Realistically, you'll never find a "standard" 115 VAC outlet in the wild rated to deliver 3.3 kW of power. Typically, you could get about 1,750 watts and at best 2,300 watts before tripping the breaker. The basic electrical formula for electric power is P = V x A, or power in watts = volts x amps. Almost every 115 VAC circuit with a "standard" plug outlet is rated for at 15 amps, with either a 15-amp or 20-amp circuit breaker . This means that a 115 VAC plug-in receptacle AT BEST can provide between:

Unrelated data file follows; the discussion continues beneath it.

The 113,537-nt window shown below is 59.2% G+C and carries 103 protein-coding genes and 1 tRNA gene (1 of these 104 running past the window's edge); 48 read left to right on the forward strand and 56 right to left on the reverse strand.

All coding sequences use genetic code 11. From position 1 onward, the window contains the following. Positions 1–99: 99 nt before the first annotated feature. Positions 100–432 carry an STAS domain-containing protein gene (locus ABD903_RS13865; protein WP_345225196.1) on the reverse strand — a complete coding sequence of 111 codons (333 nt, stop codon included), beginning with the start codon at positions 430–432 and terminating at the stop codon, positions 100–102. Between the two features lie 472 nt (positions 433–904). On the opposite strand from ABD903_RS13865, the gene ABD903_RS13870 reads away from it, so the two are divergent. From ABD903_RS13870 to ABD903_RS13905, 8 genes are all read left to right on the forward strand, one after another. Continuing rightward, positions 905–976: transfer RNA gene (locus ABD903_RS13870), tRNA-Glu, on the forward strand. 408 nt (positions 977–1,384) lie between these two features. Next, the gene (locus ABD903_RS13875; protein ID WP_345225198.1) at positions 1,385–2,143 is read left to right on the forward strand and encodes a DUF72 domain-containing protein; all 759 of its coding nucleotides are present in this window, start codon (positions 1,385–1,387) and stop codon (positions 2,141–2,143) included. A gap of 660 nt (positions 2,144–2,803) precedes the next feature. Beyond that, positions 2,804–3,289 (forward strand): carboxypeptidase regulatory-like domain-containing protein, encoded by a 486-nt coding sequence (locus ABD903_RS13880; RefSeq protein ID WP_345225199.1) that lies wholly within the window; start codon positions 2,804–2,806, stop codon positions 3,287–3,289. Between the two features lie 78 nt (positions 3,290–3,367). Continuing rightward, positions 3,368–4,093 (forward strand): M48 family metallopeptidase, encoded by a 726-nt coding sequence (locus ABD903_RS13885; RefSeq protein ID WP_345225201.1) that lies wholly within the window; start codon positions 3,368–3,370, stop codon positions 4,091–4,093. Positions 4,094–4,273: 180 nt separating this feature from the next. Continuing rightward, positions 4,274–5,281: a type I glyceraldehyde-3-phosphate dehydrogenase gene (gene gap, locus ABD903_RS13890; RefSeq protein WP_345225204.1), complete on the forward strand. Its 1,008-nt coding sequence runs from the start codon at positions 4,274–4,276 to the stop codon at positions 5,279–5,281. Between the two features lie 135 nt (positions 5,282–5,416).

115 x 15 = 1725 watts

to

115 x 20 = 2300 watts

before the circuit breaker will sense an overload and trip out. Basically, your idea of a 120/240 VAC boost transformer with 3.3 kW 240 VAC EVSE will not work, as the Volt internal charger will sense that it is connected to a 3.3 kW 240 VAC EVSE and will think it can draw up to 3300 watts. This will draw 3,300 / 115 = 28.6 amps on the 115 VAC circuit connected to the 115 VAC side of the boost transformer. This will trip the 115 VAC 15 or 20 amp circuit breaker every time.

With the Volt's standard (and no-cost) 115 VAC portable EVSE, you can set the Volt to either an 8 amp or a 12 amp charge rate. At 12 amps, it will deliver 1,380 watts. Keep your life simple and live with it if 115 VAC is all you have.